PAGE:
Ettie Newlands

A recent survey says the smartest people are tall, skinny, first-born, blue-eyed, left-handed, sloppy night owls who prefer cats to dogs.

Hurumph.

I’m a short, chubby, right-handed, neat, dog-owning person who’s in bed by 8 p.m.

My smart blue eyes don’t even save me, according to this survey, because in the right light, they’re gray.

But survey shmurvey, these conclusions are paper thin.

Tall, skinny people generally seem intimidating, and that’s just a trait easily confused with smart.

And skinny people obviously don’t enjoy life, as in chocolate and cheese cake, so how smart can they be?

First-born siblings get all the attention, so of course it seems like they get all the smarts. By the time the second and third kids come along, it’s every man for himself.

Left-handed? Just being in the hand-dominant minority does not intelligence make. True, Bill Gates is left-handed. But so was Jack the Ripper and Osama bin Laden.

Smart people are probably sloppy because they’re laser-focused on whatever it is they’re doing and orderliness and neatness aren’t priorities.

That just means they don’t know how to multi-task.

Being sloppy, the survey says, allows smart people to think unconventionally and therefore produces creativity.

But just thinking about sloppiness makes me want to go buy various size stackable, color-coordinated containers.

Night people probably appear to be smart simply because they get more done than normal, healthy, well-adjusted people who keep traditional hours.

That’s only because when they’re up in the middle of the night, there are no distractions. No real life, no other humans, no responsibilities.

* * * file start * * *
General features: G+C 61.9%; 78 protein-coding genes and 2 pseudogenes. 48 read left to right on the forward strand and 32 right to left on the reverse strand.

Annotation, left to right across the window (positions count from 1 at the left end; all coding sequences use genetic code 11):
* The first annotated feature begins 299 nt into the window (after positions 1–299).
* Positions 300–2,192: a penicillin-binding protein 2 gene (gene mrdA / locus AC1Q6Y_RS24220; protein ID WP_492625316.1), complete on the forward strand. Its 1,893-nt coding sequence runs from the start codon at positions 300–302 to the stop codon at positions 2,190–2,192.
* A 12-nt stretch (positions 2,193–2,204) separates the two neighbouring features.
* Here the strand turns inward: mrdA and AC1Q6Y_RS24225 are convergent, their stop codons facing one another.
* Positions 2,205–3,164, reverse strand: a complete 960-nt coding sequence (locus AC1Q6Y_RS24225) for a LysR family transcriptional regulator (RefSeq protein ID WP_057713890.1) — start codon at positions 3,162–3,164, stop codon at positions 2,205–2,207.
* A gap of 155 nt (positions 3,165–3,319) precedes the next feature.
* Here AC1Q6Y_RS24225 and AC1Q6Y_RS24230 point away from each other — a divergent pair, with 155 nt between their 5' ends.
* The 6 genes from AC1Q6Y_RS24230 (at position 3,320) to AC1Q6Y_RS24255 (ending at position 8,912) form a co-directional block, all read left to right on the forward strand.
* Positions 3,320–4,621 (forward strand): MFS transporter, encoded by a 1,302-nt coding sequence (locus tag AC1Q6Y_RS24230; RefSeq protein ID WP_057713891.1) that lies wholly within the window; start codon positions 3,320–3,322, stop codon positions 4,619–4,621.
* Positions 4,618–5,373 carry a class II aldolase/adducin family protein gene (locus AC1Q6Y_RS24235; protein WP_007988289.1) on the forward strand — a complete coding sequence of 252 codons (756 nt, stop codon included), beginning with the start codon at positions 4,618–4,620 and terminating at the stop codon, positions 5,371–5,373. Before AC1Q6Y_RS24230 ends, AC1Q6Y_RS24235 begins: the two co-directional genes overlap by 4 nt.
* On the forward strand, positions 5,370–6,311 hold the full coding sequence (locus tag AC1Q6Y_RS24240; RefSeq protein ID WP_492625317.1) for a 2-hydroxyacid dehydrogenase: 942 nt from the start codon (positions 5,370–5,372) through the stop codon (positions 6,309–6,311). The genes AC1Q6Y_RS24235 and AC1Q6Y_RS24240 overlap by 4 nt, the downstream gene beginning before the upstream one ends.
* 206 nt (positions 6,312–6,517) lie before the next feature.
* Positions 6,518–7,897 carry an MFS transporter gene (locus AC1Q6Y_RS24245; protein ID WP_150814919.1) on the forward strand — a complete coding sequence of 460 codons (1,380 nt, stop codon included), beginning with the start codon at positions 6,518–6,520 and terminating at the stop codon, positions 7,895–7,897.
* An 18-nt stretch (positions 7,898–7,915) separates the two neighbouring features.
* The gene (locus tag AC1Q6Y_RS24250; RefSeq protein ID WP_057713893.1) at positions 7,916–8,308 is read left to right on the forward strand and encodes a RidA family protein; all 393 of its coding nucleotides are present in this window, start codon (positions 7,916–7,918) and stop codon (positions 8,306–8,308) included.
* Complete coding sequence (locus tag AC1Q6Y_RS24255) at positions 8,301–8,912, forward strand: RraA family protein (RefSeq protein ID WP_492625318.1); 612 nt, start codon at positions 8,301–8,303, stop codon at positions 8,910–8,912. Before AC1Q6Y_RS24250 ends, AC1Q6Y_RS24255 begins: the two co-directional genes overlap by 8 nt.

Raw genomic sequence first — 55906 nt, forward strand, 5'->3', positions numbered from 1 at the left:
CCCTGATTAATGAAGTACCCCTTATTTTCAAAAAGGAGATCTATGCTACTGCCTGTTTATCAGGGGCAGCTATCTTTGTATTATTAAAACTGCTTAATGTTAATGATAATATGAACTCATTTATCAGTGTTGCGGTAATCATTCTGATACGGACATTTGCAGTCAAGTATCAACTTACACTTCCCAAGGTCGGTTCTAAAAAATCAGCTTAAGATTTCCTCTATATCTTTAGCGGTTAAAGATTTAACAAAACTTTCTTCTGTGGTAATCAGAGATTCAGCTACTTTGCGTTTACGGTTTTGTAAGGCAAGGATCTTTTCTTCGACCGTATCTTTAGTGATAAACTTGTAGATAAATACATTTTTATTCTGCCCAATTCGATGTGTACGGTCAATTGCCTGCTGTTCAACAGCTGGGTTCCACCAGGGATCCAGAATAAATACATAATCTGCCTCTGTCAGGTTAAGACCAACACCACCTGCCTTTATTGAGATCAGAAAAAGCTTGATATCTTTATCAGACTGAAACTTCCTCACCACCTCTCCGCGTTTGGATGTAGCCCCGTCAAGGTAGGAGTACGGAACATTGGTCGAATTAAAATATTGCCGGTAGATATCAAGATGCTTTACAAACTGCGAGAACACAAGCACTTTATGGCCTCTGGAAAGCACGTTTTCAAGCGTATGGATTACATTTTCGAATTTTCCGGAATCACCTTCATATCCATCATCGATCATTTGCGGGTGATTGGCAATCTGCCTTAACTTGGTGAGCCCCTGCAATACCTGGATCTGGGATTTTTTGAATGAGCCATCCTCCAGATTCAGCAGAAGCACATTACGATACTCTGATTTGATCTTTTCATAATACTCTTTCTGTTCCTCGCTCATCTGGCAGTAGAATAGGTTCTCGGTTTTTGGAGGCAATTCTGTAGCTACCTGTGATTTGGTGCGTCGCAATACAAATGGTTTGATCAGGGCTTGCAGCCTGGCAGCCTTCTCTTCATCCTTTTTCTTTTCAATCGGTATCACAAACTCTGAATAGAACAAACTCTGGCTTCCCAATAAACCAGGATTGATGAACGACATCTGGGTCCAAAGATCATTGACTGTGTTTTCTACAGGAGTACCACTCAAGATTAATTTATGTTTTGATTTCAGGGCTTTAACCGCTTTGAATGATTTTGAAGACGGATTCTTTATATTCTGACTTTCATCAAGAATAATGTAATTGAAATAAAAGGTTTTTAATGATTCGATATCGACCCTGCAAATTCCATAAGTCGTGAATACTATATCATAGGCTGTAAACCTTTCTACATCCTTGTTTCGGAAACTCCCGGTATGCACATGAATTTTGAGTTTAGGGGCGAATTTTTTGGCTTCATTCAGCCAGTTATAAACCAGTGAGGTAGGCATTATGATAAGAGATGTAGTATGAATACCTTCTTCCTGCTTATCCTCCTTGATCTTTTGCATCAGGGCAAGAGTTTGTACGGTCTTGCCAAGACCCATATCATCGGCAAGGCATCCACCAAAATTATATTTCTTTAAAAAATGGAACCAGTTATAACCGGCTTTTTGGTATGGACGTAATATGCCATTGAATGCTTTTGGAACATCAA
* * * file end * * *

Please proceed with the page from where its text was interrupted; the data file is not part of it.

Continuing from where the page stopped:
And this nonsense about smart people preferring cats to dogs? That’s just, well…nonsence.

Cats should be tall. They’re also somewhat intimidating, aloof, independent.

This survey went so far as to include the possibility – as if all its other ‘conclusions’ are undeniable facts – that highly intelligent people enjoy water.

The survey cites Albert Einstein who liked to sail and Stephen Hawking who liked to row.

Really? From two geniuses a conclusion is made?

Does showering faithfully count as being fond of water?

The survey doesn’t bother me at all…I’ve been too busy dieting, practicing writing with both hands, messing up my desk and thinking about what color cat I’d like.

0
0
0
0
0

(0) comments

Welcome to the discussion.

Keep it Clean. Please avoid obscene, vulgar, lewd, racist or sexually-oriented language.
PLEASE TURN OFF YOUR CAPS LOCK.
Don't Threaten. Threats of harming another person will not be tolerated.
Be Truthful. Don't knowingly lie about anyone or anything.
Be Nice. No racism, sexism or any sort of -ism that is degrading to another person.
Be Proactive. Use the 'Report' link on each comment to let us know of abusive posts.
Share with Us. We'd love to hear eyewitness accounts, the history behind an article.